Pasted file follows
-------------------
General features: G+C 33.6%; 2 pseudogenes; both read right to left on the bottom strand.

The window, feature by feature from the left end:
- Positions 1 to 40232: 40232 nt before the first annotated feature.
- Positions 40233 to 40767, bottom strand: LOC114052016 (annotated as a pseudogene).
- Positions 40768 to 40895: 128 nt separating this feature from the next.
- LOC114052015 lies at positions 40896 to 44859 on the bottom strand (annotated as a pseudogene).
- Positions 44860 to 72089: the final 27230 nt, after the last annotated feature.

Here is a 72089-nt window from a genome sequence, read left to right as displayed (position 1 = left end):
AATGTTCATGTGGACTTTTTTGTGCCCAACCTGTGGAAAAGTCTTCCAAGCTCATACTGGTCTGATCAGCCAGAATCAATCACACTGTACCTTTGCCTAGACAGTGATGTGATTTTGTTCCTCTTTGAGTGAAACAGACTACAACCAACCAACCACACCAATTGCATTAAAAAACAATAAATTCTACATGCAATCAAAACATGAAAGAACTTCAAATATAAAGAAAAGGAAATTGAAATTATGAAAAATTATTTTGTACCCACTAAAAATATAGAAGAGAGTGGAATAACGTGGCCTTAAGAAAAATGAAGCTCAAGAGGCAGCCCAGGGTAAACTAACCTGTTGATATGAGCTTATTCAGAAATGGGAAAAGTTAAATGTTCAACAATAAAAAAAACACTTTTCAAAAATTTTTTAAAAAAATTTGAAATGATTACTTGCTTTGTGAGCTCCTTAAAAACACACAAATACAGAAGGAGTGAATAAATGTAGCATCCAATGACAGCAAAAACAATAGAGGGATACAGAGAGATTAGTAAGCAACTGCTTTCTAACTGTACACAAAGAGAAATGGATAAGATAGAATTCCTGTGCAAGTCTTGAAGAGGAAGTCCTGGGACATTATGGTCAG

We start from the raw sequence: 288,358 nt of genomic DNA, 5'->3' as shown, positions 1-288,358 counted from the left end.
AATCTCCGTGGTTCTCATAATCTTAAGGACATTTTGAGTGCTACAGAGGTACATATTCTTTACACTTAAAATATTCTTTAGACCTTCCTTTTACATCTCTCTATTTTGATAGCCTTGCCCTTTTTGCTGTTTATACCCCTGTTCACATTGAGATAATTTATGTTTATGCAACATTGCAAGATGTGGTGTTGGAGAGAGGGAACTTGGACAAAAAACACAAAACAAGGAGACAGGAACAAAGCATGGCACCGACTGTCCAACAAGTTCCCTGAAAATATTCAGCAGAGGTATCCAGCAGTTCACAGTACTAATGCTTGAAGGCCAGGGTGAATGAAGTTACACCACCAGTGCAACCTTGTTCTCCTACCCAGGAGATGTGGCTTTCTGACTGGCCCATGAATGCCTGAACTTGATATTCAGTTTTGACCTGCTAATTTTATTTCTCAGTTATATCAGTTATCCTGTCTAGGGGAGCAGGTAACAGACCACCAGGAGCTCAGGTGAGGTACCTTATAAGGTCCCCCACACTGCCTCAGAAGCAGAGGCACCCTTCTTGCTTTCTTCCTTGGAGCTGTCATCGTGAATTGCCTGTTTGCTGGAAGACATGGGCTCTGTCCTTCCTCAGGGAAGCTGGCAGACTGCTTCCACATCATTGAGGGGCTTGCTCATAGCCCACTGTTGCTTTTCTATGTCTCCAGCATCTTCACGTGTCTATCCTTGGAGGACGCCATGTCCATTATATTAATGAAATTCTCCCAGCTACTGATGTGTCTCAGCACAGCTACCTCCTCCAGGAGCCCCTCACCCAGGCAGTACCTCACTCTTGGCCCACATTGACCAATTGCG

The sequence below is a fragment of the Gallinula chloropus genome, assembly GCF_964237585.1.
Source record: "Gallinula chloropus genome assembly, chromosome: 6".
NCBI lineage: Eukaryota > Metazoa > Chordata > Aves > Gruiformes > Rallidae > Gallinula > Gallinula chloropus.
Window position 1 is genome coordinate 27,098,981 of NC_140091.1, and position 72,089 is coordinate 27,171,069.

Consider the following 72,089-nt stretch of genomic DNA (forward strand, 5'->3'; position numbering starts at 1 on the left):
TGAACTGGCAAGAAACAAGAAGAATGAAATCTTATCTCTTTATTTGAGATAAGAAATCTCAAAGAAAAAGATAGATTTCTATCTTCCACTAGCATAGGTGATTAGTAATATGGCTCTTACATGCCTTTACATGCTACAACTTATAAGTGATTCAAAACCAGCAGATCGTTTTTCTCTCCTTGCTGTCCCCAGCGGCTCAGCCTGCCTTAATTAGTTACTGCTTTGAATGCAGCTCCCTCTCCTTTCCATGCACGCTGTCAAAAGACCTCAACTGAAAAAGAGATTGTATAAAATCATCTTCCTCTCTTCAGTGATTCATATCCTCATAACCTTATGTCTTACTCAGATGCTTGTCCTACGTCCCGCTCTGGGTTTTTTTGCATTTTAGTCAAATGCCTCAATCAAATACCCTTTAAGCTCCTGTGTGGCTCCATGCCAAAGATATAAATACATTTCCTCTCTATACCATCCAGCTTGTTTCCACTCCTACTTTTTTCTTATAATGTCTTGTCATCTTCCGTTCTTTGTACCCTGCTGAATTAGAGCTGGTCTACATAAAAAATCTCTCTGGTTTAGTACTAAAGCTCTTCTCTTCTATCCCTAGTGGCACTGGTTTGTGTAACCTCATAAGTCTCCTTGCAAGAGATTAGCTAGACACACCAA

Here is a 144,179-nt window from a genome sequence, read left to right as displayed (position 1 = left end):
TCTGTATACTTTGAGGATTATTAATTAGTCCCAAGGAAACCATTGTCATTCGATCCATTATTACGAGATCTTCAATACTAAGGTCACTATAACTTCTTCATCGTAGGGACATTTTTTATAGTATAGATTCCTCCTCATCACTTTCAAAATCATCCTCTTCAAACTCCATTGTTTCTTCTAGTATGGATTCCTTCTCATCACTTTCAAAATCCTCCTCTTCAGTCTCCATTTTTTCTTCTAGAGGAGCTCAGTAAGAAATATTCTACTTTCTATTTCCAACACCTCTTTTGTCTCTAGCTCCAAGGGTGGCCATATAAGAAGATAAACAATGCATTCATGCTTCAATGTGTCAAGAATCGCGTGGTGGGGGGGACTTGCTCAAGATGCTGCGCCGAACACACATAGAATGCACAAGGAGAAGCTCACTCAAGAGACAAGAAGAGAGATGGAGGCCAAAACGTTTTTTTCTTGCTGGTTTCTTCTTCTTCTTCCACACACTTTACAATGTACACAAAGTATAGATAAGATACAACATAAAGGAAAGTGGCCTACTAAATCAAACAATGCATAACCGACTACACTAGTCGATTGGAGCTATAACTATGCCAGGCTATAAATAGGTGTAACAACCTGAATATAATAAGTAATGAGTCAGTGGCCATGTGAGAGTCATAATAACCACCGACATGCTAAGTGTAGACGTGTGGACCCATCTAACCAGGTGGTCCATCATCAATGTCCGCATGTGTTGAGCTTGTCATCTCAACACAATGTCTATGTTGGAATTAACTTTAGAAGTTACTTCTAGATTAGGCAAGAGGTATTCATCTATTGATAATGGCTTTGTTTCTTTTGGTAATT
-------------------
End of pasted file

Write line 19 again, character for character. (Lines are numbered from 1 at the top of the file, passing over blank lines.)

TCTGTATACTTTGAGGATTATTAATTAGTCCCAAGGAAACCATTGTCATTCGATCCATTATTACGAGATCTTCAATACTAAGGTCACTATAACTTCTTCATCGTAGGGACATTTTTTATAGTATAGATTCCTCCTCATCACTTTCAAAATCATCCTCTTCAAACTCCATTGTTTCTTCTAGTATGGATTCCTTCTCATCACTTTCAAAATCCTCCTCTTCAGTCTCCATTTTTTCTTCTAGAGGAGCTCAGTAAGAAATATTCTACTTTCTATTTCCAACACCTCTTTTGTCTCTAGCTCCAAGGGTGGCCATATAAGAAGATAAACAATGCATTCATGCTTCAATGTGTCAAGAATCGCGTGGTGGGGGGGACTTGCTCAAGATGCTGCGCCGAACACACATAGAATGCACAAGGAGAAGCTCACTCAAGAGACAAGAAGAGAGATGGAGGCCAAAACGTTTTTTTCTTGCTGGTTTCTTCTTCTTCTTCCACACACTTTACAATGTACACAAAGTATAGATAAGATACAACATAAAGGAAAGTGGCCTACTAAATCAAACAATGCATAACCGACTACACTAGTCGATTGGAGCTATAACTATGCCAGGCTATAAATAGGTGTAACAACCTGAATATAATAAGTAATGAGTCAGTGGCCATGTGAGAGTCATAATAACCACCGACATGCTAAGTGTAGACGTGTGGACCCATCTAACCAGGTGGTCCATCATCAATGTCCGCATGTGTTGAGCTTGTCATCTCAACACAATGTCTATGTTGGAATTAACTTTAGAAGTTACTTCTAGATTAGGCAAGAGGTATTCATCTATTGATAATGGCTTTGTTTCTTTTGGTAATT